If your doctor has recommended you undergo a cervical laminectomy for your Chiari malformation, learning more about what to expect can help you be more comfortable with your upcoming treatment. Reading through the following information will give you an overview of the procedure itself, how it helps provide relief from your Chiari malformation symptoms and prevent further damage, as well as what you can expect before and after your procedure.
What Is Chiari Malformation?
One way to better understand your upcoming procedure is to learn about how your Chiari malformation formed and how it relates to your body’s anatomy. As your body grows before birth, your brain and skull form together in such a way that they fit together just right. This is why your bony skull is an effective protector of the delicate brain.
However, if the bones of the skull do not grow large enough, there will not be enough room for the brain. In a Chiari malformation, the back of the skull is too small for the entire brain to fit as it should, and an area at the back (the cerebellum) is pushed down through the foramen magnum. This is a hole at the base of the skull where the blood vessels and spinal cord pass through, and the section of the brain displaced through is called the cerebellar tonsils.
Problems can arise if the cerebellar tonsils block the flow of cerebrospinal fluid (CSF) through the foramen magnum or if they press on the spinal cord. This is what leads to the symptoms you are experiencing and the reason your doctor has recommended a cervical laminectomy.
What Is a Cervical Laminectomy for Chiari Malformation?
During a cervical laminectomy, the surgeon removes a small section of your uppermost (cervical) vertebra to increase the space for the spinal cord. Recall that sometimes a Chiari malformation may be impinging on the spinal cord, which can cause damage and lead to symptoms. By relieving this pressure on the spinal cord, the surgeon can help provide relief and prevent any further damage from occurring.
A cervical laminectomy is often performed in conjunction with other procedures, such as Chiari decompression surgery. These procedures are completed during the same surgery, which your doctor will discuss with you in further detail if it is part of your treatment plan.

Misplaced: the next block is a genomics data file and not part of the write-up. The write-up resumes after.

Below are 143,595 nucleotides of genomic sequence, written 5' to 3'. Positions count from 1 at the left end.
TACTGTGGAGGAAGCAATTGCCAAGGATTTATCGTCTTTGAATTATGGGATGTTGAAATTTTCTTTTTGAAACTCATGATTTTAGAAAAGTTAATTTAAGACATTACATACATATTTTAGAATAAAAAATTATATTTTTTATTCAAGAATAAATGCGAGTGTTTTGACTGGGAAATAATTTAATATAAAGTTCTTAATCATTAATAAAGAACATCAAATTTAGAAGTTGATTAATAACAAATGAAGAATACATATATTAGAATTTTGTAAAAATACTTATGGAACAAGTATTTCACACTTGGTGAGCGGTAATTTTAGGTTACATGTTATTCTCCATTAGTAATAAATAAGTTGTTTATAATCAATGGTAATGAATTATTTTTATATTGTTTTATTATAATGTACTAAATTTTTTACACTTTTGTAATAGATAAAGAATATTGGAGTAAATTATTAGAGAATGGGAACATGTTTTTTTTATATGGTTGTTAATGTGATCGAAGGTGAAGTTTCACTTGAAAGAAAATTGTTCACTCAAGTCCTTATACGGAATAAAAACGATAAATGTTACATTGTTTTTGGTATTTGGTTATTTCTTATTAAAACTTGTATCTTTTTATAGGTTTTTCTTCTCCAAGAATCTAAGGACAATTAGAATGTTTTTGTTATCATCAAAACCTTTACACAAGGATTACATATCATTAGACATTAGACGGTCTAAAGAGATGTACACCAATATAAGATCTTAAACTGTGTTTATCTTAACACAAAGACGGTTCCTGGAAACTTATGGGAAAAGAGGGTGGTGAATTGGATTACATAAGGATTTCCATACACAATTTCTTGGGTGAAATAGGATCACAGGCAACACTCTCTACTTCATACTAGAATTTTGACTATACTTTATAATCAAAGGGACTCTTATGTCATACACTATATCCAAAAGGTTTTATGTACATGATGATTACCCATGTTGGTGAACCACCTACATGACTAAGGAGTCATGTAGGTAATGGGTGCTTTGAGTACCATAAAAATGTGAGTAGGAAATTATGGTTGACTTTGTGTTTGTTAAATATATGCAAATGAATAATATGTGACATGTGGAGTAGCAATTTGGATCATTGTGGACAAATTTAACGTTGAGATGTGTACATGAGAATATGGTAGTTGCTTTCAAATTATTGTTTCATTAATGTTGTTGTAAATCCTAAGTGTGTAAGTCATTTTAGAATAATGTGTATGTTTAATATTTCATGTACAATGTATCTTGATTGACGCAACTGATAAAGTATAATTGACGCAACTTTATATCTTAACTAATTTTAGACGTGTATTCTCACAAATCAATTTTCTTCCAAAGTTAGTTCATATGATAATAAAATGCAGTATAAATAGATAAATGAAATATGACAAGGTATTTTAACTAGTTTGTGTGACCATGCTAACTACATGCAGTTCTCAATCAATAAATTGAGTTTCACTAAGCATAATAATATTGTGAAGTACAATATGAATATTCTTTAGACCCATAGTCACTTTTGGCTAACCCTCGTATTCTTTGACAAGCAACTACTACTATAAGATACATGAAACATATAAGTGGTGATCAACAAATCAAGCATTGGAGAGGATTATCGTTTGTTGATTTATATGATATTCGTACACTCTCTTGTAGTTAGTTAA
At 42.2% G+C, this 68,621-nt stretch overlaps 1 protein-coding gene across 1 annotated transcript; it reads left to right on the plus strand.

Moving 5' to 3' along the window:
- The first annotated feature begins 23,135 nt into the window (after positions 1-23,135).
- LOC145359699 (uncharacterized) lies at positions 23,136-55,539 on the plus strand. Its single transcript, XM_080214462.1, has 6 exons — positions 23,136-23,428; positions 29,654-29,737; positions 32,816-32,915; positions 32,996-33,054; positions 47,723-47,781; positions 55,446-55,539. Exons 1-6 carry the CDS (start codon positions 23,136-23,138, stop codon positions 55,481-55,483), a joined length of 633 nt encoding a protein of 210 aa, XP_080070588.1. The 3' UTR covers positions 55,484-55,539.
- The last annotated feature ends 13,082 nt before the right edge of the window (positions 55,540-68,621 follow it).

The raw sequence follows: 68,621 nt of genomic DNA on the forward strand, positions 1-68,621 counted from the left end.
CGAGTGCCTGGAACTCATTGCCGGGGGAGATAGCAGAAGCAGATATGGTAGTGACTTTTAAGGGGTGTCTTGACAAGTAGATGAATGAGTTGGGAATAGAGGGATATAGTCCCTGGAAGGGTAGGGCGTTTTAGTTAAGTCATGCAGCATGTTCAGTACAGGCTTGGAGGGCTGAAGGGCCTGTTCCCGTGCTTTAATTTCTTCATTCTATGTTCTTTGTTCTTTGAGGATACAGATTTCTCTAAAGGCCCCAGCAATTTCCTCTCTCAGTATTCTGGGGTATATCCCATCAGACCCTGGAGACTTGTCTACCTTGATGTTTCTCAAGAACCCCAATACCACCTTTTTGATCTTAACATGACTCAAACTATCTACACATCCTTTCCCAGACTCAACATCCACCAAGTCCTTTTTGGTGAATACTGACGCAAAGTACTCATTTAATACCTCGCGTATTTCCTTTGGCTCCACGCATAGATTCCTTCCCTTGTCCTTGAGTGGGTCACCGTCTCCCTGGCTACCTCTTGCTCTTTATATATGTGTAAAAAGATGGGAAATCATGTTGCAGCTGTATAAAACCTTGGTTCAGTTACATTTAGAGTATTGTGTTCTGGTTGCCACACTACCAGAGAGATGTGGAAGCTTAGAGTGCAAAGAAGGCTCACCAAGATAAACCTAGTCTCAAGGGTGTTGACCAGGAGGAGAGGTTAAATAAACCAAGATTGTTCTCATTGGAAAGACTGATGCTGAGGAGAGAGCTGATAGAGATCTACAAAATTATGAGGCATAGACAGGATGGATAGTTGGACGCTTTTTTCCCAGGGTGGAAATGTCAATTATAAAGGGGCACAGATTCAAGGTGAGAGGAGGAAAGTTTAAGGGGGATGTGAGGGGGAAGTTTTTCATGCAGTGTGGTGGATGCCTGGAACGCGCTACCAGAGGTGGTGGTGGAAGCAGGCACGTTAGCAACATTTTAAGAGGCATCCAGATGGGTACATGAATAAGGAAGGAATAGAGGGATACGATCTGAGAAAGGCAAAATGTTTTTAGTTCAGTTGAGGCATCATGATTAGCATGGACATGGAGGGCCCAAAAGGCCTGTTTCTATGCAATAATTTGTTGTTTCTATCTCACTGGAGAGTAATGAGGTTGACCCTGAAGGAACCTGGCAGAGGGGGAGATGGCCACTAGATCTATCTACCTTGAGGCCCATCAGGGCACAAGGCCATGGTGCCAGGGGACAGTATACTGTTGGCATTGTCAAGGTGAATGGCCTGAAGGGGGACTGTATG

What Can You Expect Before Surgery?
In the days before your surgery, you may be required to make modifications to any medications you are taking. It’s important that you follow these instructions exactly and do not change any of your dosing without first consulting your physician. Be sure you let your doctor know of everything you are taking, including over-the-counter medications and supplements, so he or she can give you accurate instructions.
Because you will be under general anesthesia during your procedure, you will also likely be given restrictions on eating and drinking before you arrive at the hospital. These are for your safety and comfort, and it is imperative you do exactly as your doctor instructs. If you need liquid to take medications, be sure to ask your doctor for clarification beforehand.
What Can You Expect the Day of Surgery?
On the day of your surgery, you will need to arrive 1-2 hours before the procedure itself so you have time to check in and get settled in your room. Wear comfortable clothing and be sure to bring along anything you may need during your stay.
During the procedure, you will be asleep to ensure you are as comfortable as possible. Once the surgery is complete, you will be taken to an intensive care unit, where your healthcare team will monitor your blood pressure, heart rate and breathing. Once your doctor has determined your body is stabilized, you will be transferred to your room to begin your recovery.
What Can You Expect Following Surgery?
Immediately after your surgery, you can expect to spend approximately one week recovering in the hospital. However, this can vary depending on your individual condition and any other procedures you may have scheduled. During your stay, your doctor will monitor you for the appearance of any complications and assess your change in symptoms.
Many patients experience some form of symptom relief immediately after the procedure, though the amount will vary from patient to patient. Keep in mind that it can take up to a year for symptoms to resolve, and some patients may require physical therapy in the months following Chiari malformation surgery. By working with a compassionate and supportive doctor, he or she can help you through your recovery, which is going to be a very individual process.
Knowledge Provides Peace of Mind
Now that you have a better understanding of your upcoming cervical laminectomy for your Chiari malformation, you can rest easier and have confidence in your doctor’s recommendation. You know more about your Chiari malformation and how it developed, and you can now see how and why a cervical laminectomy will help prevent further damage and provide relief.
This knowledge is a powerful tool and will help give you peace of mind through your treatment and recovery process. Carry the information you’ve learned here into your next appointment with your doctor and bring up any questions you may still have. He or she will take care to discuss any concerns you have prior to your procedure and work with you every step of the way.